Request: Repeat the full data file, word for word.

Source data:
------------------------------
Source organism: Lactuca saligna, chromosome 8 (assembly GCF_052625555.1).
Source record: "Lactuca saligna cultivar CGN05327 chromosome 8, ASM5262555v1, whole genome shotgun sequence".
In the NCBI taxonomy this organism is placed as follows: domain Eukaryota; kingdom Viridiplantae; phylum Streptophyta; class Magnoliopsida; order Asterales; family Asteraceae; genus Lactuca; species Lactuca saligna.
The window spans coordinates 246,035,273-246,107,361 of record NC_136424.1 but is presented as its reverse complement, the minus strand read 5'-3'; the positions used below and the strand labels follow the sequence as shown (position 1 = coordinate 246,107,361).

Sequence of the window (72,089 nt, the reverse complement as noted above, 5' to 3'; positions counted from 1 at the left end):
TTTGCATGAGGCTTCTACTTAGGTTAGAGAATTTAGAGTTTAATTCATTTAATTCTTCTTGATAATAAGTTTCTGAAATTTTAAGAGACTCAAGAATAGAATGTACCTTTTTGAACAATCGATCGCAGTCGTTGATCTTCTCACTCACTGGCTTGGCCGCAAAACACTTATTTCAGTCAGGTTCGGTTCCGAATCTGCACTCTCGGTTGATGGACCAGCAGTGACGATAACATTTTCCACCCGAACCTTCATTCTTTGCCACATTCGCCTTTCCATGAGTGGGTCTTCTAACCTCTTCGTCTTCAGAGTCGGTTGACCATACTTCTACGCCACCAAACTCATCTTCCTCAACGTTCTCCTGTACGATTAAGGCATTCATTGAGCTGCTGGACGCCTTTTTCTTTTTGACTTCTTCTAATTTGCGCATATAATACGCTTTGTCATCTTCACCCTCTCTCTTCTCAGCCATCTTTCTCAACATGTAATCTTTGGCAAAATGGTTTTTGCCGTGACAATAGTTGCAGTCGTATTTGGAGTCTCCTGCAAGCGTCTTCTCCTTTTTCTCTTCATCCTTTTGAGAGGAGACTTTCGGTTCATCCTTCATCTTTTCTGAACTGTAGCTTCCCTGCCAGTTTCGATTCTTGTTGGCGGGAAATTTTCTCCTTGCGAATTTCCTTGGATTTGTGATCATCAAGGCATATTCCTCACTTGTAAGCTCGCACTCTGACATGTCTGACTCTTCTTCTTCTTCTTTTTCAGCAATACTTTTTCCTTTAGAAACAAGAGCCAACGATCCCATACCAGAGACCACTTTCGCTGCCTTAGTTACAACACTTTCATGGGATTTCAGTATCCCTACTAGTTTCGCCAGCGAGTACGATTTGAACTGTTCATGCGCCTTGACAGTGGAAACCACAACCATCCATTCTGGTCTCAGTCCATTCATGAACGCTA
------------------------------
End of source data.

Source organism: Lactuca saligna, chromosome 8 (assembly GCF_052625555.1).
Source record: "Lactuca saligna cultivar CGN05327 chromosome 8, ASM5262555v1, whole genome shotgun sequence".
In the NCBI taxonomy this organism is placed as follows: domain Eukaryota; kingdom Viridiplantae; phylum Streptophyta; class Magnoliopsida; order Asterales; family Asteraceae; genus Lactuca; species Lactuca saligna.
The window spans coordinates 246,035,273-246,107,361 of record NC_136424.1 but is presented as its reverse complement, the minus strand read 5'-3'; the positions used below and the strand labels follow the sequence as shown (position 1 = coordinate 246,107,361).

Sequence of the window (72,089 nt, the reverse complement as noted above, 5' to 3'; positions counted from 1 at the left end):
TTTGCATGAGGCTTCTACTTAGGTTAGAGAATTTAGAGTTTAATTCATTTAATTCTTCTTGATAATAAGTTTCTGAAATTTTAAGAGACTCAAGAATAGAATGTACCTTTTTGAACAATCGATCGCAGTCGTTGATCTTCTCACTCACTGGCTTGGCCGCAAAACACTTATTTCAGTCAGGTTCGGTTCCGAATCTGCACTCTCGGTTGATGGACCAGCAGTGACGATAACATTTTCCACCCGAACCTTCATTCTTTGCCACATTCGCCTTTCCATGAGTGGGTCTTCTAACCTCTTCGTCTTCAGAGTCGGTTGACCATACTTCTACGCCACCAAACTCATCTTCCTCAACGTTCTCCTGTACGATTAAGGCATTCATTGAGCTGCTGGACGCCTTTTTCTTTTTGACTTCTTCTAATTTGCGCATATAATACGCTTTGTCATCTTCACCCTCTCTCTTCTCAGCCATCTTTCTCAACATGTAATCTTTGGCAAAATGGTTTTTGCCGTGACAATAGTTGCAGTCGTATTTGGAGTCTCCTGCAAGCGTCTTCTCCTTTTTCTCTTCATCCTTTTGAGAGGAGACTTTCGGTTCATCCTTCATCTTTTCTGAACTGTAGCTTCCCTGCCAGTTTCGATTCTTGTTGGCGGGAAATTTTCTCCTTGCGAATTTCCTTGGATTTGTGATCATCAAGGCATATTCCTCACTTGTAAGCTCGCACTCTGACATGTCTGACTCTTCTTCTTCTTCTTTTTCAGCAATACTTTTTCCTTTAGAAACAAGAGCCAACGATCCCATACCAGAGACCACTTTCGCTGCCTTAGTTACAACACTTTCATGGGATTTCAGTATCCCTACTAGTTTCGCCAGCGAGTACGATTTGAACTGTTCATGCGCCTTGACAGTGGAAACCACAACCATCCATTCTGGTCTCAGTCCATTCATGAACGCTA